Monday, February 13, 2012

The Parli Knock

Debaters, generally, love debate. You've got your LDers who wholeheartedly love LD and all the various values and applications and whatnot that lie therein. On the other side of the spectrum, you've got your die-hard TPers obsessed with policies and evidence and all that fun stuff. You have your occasional converts as well, but basically, we do what we do and we love it. We would never dream of doing anything else.
Oh, except Parli. We love Parli. That is, Parliamentary debate. It's what they do in college. The cool kids call it Parli.
That's "par-lee," not "par-lay," which is what the pirates say. We'd do Parli any day, or any time or any way. We'd do Parli in a box, we'd do Parli wearing socks, we'd do Parli with a fox, we'd do... never mind. I'm getting distracted. 
Basically, Parli in college is a substantial light in a long dark tunnel that makes graduating and leaving high school debate worth it for a lot of debaters. Or so it seems sometimes. Sometimes, they let us do Parli in Stoa and everyone freaks out and gets really excited. For whatever reason, we'd rather be doing Parli over other stuff. I don't know if we want to feel older, or relate to and converse better with alumni, or if it's just more fun, but Parli appears to be where it's at. Whatever "it" is. I've never actually done Parliamentary debate myself, so hopefully I don't mess up some crucial fact about it, but basically we like it.
One element of Parli has particularly infiltrated our previously pure homeschooled minds: that is, the Parli knock. As far as I understand it, in Parliamentary debate, when a judge and/or possibly an audience member agrees with an argument, he or she generally begins knocking on his or her desk and/or kneecap. Two knocks will usually suffice; more are added depending on the scale of agreement and possibly size of audience.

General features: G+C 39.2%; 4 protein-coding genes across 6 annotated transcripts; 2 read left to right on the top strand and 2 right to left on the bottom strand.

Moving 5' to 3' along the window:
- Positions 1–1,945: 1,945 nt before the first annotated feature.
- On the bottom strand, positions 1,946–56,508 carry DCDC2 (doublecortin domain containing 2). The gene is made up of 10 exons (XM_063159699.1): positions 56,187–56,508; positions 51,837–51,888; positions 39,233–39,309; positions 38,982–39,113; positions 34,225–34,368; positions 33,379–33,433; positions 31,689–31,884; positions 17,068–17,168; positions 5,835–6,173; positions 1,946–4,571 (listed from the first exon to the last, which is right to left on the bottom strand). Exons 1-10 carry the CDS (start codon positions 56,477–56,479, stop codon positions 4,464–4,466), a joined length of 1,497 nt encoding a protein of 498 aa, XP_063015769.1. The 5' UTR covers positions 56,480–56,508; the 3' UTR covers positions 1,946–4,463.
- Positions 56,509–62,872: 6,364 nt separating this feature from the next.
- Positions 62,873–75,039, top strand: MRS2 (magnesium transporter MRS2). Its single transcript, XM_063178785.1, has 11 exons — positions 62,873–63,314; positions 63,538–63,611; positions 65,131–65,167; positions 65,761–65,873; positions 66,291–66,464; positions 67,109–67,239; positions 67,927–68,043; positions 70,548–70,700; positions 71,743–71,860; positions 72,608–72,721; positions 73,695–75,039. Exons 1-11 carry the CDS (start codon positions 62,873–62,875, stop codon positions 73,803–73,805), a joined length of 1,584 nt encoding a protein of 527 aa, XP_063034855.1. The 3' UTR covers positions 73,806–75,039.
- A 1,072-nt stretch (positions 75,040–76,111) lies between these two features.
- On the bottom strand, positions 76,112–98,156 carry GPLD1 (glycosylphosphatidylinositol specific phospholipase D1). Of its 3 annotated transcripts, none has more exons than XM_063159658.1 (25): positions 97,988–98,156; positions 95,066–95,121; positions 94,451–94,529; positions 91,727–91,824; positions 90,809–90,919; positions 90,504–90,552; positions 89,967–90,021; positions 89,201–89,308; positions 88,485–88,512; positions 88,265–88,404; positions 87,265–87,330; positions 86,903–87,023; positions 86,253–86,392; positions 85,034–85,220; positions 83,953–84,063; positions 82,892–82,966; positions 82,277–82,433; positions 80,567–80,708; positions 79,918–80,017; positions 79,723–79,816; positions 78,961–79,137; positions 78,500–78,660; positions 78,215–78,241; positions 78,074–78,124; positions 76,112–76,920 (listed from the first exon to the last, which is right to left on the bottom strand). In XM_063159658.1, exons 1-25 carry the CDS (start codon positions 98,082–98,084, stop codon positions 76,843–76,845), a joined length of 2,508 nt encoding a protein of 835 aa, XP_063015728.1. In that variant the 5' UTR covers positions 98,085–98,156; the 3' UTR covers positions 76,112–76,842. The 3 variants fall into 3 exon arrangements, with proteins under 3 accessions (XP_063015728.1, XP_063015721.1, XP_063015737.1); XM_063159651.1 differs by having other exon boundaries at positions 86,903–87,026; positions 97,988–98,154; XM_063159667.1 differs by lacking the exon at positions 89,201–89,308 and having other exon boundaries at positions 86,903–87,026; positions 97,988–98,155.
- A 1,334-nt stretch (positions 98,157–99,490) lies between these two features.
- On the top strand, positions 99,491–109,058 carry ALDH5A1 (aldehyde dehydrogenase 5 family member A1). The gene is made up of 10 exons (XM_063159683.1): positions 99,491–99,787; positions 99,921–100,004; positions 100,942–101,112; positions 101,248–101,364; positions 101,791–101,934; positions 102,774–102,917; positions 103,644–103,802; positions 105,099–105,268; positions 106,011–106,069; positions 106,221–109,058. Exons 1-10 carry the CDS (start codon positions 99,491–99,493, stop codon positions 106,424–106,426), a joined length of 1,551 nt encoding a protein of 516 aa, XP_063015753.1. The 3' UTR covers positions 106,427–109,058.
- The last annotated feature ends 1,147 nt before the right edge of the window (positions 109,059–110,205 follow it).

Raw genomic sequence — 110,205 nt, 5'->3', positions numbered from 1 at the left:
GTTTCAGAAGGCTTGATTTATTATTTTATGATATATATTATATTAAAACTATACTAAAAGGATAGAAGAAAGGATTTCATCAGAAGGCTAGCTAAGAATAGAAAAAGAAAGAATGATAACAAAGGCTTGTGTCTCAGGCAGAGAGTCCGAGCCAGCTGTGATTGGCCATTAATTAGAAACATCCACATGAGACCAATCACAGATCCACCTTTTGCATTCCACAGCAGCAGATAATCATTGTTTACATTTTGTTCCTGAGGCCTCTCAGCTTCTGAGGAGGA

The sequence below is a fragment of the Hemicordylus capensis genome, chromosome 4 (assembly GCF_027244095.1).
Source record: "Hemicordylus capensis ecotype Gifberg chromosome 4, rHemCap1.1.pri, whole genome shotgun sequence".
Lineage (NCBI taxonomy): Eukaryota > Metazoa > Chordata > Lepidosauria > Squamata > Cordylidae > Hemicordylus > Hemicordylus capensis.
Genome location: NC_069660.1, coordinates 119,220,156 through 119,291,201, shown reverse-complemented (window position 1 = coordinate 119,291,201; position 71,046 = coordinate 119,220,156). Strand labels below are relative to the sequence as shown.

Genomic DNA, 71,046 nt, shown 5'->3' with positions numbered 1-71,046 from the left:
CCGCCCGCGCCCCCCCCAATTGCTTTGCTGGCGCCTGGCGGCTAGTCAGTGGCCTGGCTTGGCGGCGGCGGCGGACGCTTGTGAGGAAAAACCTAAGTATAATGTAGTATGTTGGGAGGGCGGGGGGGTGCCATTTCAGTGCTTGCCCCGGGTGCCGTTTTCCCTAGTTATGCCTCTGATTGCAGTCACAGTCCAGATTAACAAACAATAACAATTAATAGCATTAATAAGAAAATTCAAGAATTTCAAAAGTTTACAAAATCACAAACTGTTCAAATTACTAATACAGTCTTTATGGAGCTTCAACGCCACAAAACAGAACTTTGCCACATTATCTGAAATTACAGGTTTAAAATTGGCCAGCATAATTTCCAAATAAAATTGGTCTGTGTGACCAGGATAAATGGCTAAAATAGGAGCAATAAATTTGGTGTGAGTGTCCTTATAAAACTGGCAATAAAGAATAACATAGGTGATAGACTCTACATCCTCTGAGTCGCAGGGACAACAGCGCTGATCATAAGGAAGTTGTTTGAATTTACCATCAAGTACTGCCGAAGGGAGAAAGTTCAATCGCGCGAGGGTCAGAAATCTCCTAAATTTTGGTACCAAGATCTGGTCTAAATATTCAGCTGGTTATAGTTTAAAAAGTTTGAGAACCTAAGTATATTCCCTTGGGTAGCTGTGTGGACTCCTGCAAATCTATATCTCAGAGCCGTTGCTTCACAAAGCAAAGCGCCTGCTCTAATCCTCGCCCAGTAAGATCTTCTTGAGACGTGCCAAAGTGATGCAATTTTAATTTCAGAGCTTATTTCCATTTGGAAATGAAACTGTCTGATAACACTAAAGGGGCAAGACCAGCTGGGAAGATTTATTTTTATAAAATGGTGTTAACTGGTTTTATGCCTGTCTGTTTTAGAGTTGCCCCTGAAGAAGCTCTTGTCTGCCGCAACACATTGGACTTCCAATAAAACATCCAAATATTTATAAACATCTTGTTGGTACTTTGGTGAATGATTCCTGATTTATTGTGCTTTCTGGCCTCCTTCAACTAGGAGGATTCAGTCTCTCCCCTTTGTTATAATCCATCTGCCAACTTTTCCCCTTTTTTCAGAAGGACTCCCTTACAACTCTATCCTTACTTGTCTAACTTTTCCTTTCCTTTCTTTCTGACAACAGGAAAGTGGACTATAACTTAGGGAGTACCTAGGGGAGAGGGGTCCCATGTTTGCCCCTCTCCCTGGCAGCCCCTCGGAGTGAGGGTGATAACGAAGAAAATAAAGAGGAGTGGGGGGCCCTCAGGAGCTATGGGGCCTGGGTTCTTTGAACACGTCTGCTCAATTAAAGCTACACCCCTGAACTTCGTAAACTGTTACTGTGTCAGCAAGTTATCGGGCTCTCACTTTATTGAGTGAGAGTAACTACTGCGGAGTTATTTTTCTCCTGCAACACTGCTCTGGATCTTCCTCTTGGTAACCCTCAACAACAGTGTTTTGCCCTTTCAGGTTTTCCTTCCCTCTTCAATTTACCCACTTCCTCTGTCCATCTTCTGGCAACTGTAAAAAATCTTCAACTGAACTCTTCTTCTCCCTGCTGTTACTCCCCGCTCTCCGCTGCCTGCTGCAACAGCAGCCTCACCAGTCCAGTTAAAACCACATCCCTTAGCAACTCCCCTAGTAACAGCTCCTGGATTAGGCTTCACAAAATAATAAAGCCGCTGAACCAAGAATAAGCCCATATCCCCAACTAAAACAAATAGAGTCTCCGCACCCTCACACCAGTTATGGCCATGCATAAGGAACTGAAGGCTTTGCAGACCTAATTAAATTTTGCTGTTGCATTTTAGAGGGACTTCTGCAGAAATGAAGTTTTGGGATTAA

However, Stoa tournament websites sometimes try to discourage alumni from knocking in non-Parli debate. Many people find it distracting. I personally find it discouraging, particularly when the other team says something about the inadequacy of your 1AR and then your alumni judge begins to knock on the table like the heartless debater/carpenter he probably isn't.
Regardless, the Parli knock still abounds in our general daily life. Which is kind of convenient. I often find myself knocking during in-class discussions when someone says something awesome. Sometimes I knock silently and non-distractingly during other peoples' speeches, like this OO I saw today which opened talking about how everyone loves Disneyland and I thought, YES. The Parli knock can have humorous and amusing usages as well. I enjoy finding opportunities to show agreement with things I shouldn't be agreeing with, such as tonight when my mom happened to mention what a horrible mother she thought she was and I, sitting behind her, knocked on my notebook in agreement and then my debate partner laughed and I'M SORRY MOM. I didn't really agree. You're wonderful, and you're always right except in that particular instance. Love you. <3
Now that I've deterred any future punishment/hatred, it's time to wrap up. Annoying or otherwise, the Parli knock is here to stay. Even if I may have protested it at one point, we're on better terms now. As long as no one is demonstrating any agreement with my opponents. 
You're homeschooled. Knock knock.
Who's there?
(I couldn't resist.)


  1. Great post Chandler! This brought me much happiness!

    As a high school parli debater myself, I wanted to add that:
    The reason WE LOVE PARLI!!!!! Is bc it is pure unaltered debate, relying solely on quick wit and logical reasoning skills. Which means no citing evidence. No prepping for 1 million cases. You don't even write a 1AC! Just pure debating.


    Furthermore, making it legal to interrupt your opponent in the middle of his speech, and knowing that this style of debate is distinctly british(meaning it would be acceptable to talk like Margaret Thatcher and refer to your opponent as 'the honorable gentleman') brings awesomeness to it's full potential.

  2. I am constantly having to resist knocking in TP rounds. It's torture. Then I go watch a Parli round (because my debate coach says we have to do one year of extemp before hand and extemp is incredibly boring) and I can knock. And it's fun! I also will start knocking during sermons and at youth. Then my silly non-CHSADK friends will say, ''s not wood.' Then I'm like, 'it's a debate thing.'
    Ahh... debate things...

  3. Haha, yep! I can definitely relate. :) I find myself knocking on the steering wheel when I'm driving if the guy on the radio says something I agree with. Which is okay, because I'm usually the only one in the car, so no one thinks me odd. In this particular instance.